A service to honor and celebrate Joel’s life will be held on Saturday, May 18th at 10am at Ivanhoe UCC at 6512 Woodson Rd, Raytown Rd. Raytown, MO 64133. In lieu of flowers, the family requests that donations be made to Street Support KC at,in memory of Joel M. Hinson.


  1. Angie Kraft on May 17, 2024 at 9:39 am

    I’m truly sorry for your loss. I worked with Joel at Jimmy John’s. He was such a an inspiration going through the battle he was and continued to come to work everyday! I really enjoyed when Joel was there, I am truly grateful I got to meet him. He will be missed by his Jimmy John’s Family 💜

  2. Joseph Rodriguez on May 17, 2024 at 4:56 pm

    I met Joel cause my good friend Jess. Jess’ older brother Joel was a few grades above us and I was somewhat awestruck. His father John, proudly showed off a high school report card with all A’s and zero days missed! I remember when Joel beat out the Beatles “Blackbird” on acoustic guitar. I couldn’t believe someone I know can play that song! Joel knew all the good tunes (Rodriguez) and good movies too. Then that one time he broke my trampoline cause his big ass lol Joel Hinson, big part of the Canterbury crew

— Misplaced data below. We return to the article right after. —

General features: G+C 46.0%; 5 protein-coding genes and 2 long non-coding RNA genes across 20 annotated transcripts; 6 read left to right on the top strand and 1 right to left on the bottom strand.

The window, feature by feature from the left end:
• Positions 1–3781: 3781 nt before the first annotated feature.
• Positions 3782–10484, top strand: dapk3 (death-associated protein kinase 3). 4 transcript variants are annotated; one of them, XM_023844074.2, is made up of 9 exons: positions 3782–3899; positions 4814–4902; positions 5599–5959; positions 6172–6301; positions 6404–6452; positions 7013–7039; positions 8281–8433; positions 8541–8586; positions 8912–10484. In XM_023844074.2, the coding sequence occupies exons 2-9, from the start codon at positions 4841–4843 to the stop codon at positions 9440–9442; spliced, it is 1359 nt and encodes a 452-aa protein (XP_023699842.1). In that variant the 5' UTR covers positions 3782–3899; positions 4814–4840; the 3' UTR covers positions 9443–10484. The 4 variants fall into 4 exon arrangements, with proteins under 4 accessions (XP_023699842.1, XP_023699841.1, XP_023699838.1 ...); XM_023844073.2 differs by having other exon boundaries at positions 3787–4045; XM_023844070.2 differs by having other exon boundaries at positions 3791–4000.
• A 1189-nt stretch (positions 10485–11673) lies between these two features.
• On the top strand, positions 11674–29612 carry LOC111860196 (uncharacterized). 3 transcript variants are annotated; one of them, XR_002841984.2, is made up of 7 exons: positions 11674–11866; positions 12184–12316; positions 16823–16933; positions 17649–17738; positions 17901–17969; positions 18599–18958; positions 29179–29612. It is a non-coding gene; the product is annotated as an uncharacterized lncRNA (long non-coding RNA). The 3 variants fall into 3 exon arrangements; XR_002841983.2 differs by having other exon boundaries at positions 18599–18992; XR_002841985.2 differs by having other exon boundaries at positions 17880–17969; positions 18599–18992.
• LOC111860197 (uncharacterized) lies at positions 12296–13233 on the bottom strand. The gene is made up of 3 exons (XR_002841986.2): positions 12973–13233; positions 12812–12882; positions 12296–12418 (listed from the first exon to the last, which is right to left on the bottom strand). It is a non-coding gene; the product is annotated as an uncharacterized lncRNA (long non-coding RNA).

3. Mary Harvey on May 18, 2024 at 11:27 am

    Joel was such a sweet and loving child and then teenager. I have so many memories of Joel and Jess and Casey. What a trio. I was always amazed at how smart and talented he was. Jared would always say Joel was too smart for him-ha!
    My prayers and love are being sent to you Casey and your entire family.
    I just found the obit this morning or I would have been there to show my love and offer prayers.
    He is with Grandma Mary Anne so all is right.

Leave a Condolence